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Author Topic: ITT Mr. K argues that the First Amendment has wiggle room
Rolken
Vulcan
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posted 10-16-2003 04:33 PM      Profile for Rolken   Author's Homepage   Email Rolken   Send New Private Message      Edit/Delete Post  Reply With Quote 
As if we needed any.

Can't we have anyone in control with a little perspective? When they rail against the Islamic extremists, I want to shout at them "POT KETTLE YOU STUPID BLOODY RETARD."

[ 03-28-2004, 06:55 PM: Message edited by: White Cat ]

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From: Provo, UT | Registered: Feb 2000  |  IP: Logged
cfalcon
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posted 10-16-2003 05:14 PM      Profile for cfalcon   Email cfalcon   Send New Private Message      Edit/Delete Post  Reply With Quote 
Awesome. I was just about to post this article here, and there's already a topic for it.

Well, I was going to link to Yahoo http://story.news.yahoo.com/news?tmpl=story&u=/ap/20031016/ap_on_go_ca_st_pe/general_religious_views_3 .

While I think that the guy is a kook, I want to say that he has done NOTHING wrong. Nothing at all.

"I knew my god was bigger than his. I knew that my god was a real god and his was an idol."

This is the quote that's getting a lot of air time.

This is a legitimate religious belief, and is defended by the first amendment on two counts. Additionally, this guy runs around and speaks at churches. Even when wearing his uniform, he is not speaking for the military, and I am disgusted that everyone not only seems to be assuming that, but that they get on his case for not supporting the party line on religion- some kind of wishy-washy liberal thing.

If there's some evidence that he's actually doing something in his capacity as a general, sure, throw the book at him. But are we getting angry at a religious man for having a religion?

What the fuck?

From: 39°45' N, 104°52' W | Registered: Feb 2000  |  IP: Logged
cfalcon
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posted 10-16-2003 05:27 PM      Profile for cfalcon   Email cfalcon   Send New Private Message      Edit/Delete Post  Reply With Quote 
Apparently, my opinion is even the party line:

The defense secretary said he could not prevent military officials from making controversial statements.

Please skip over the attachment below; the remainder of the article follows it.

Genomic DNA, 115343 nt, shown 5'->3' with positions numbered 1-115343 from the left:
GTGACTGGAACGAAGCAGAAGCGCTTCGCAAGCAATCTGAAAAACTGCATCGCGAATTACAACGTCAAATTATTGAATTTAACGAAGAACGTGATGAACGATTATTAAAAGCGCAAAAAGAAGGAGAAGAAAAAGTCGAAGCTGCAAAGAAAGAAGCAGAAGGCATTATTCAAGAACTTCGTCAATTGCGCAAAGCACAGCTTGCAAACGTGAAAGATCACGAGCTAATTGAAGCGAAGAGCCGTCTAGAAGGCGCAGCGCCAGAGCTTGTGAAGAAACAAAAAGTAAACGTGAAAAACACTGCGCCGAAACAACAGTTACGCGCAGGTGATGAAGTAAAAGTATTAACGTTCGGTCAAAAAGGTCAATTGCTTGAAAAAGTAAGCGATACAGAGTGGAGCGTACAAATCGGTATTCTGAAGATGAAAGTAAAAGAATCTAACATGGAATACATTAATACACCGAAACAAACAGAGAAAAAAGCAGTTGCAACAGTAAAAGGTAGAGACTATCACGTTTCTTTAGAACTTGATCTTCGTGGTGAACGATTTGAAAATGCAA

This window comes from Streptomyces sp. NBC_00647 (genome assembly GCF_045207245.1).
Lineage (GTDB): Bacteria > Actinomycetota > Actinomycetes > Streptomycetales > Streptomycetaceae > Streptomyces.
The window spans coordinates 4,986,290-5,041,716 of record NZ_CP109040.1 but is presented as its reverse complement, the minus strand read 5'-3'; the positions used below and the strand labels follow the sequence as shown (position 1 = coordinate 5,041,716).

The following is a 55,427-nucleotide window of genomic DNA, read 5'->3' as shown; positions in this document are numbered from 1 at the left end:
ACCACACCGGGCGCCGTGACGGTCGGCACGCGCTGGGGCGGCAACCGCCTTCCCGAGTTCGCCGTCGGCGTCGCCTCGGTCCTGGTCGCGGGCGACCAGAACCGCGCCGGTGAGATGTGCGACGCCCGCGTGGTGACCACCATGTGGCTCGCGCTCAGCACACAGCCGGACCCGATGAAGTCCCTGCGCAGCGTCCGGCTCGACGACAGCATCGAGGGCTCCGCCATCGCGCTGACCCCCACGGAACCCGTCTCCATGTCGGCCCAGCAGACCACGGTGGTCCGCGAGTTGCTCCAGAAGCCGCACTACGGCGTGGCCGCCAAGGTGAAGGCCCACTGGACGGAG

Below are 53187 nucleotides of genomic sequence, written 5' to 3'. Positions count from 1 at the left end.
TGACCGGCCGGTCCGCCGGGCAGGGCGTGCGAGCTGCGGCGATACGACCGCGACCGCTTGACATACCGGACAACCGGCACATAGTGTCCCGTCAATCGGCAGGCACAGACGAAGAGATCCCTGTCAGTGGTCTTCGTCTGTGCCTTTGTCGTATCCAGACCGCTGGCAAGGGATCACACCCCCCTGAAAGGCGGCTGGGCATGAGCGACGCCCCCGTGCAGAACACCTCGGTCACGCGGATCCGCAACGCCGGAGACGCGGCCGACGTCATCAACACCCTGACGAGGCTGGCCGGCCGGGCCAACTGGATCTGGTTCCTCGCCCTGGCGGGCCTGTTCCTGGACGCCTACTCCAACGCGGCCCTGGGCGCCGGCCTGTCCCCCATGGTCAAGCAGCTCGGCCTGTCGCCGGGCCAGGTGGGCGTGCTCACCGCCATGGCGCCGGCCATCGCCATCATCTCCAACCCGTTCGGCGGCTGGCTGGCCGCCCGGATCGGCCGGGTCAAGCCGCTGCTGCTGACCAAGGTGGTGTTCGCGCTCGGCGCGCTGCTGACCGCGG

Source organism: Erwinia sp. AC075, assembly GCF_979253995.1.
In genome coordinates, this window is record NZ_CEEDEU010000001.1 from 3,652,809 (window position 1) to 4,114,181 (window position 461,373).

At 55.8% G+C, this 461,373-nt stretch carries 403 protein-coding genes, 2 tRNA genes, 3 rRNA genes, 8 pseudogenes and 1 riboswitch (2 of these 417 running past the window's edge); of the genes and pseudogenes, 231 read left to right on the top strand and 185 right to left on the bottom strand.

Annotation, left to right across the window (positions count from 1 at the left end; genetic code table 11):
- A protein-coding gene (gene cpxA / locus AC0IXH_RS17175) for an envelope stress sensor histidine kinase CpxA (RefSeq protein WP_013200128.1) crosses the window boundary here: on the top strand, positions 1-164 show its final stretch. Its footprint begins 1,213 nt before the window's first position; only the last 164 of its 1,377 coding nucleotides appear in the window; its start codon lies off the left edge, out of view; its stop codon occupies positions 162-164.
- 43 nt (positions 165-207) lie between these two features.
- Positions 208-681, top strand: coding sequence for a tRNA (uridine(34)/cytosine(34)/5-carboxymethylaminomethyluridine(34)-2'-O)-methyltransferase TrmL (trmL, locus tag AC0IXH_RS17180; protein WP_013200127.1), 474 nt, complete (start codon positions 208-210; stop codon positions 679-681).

"We're a free people. And that's the wonderful thing about our country," Rumsfeld said. "I think that for anyone to run around and think that that can be managed and controlled is probably wrong. Saddam Hussein (news - web sites) could do it pretty well, because he'd go around killing people if they said things he didn't like."

From: 39°45' N, 104°52' W | Registered: Feb 2000  |  IP: Logged
Anthrax
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posted 10-16-2003 05:42 PM      Profile for Anthrax   Author's Homepage   Email Anthrax   Send New Private Message      Edit/Delete Post  Reply With Quote 
NO WAR FOR LAKES OF FIRE
From: Somebody put shit in my pants! | Registered: Apr 2000  |  IP: Logged
Rolken
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posted 10-16-2003 06:12 PM      Profile for Rolken   Author's Homepage   Email Rolken   Send New Private Message      Edit/Delete Post  Reply With Quote 
I agree that he ought to be able to say whatever he wants. In fact, it's not really him I'm perturbed by, since he's just a general, after all. What's he going to do, give the orders to kill with more righteous indignation? But I'm sure there're higher-ups that share his philosophy and don't express it to avoid the bad PR; Bush probably feels the same way in private to a large degree, with his diatribe about things like the axis of evil. And the last thing the world needs is a superpower run by a band of ideological extremists who persist in demonizing and alienating large sectors of the world. If Al Gore were president, North Korea wouldn't be hellbent on shooting off nuclear warheads.

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From: Provo, UT | Registered: Feb 2000  |  IP: Logged
Wintermute
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posted 10-16-2003 06:30 PM      Profile for Wintermute   Author's Homepage   Email Wintermute   Send New Private Message      Edit/Delete Post  Reply With Quote 
Apparently, my opinion is even the party line:

And exactly which fucking party is that, you careening myopic rednecked amnesiac walking disaster of the written word?

The defense secretary said he could not prevent military officials from making controversial statements.

"We're a free people. And that's the wonderful thing about our country," Rumsfeld said. "I think that for anyone to run around and think that that can be managed and controlled is probably wrong."


Yeah, right. Unless there's a war going on, in which case you had better watch what you say. cfalcon, the party line is that you are aiding terrorists. Anyone who urges warnings of lost liberties is, according to your Attorney General. Please retain your current address. I'm thinking of becoming a Republican, in which case I'll probably earn lots of experience points if I turn you in.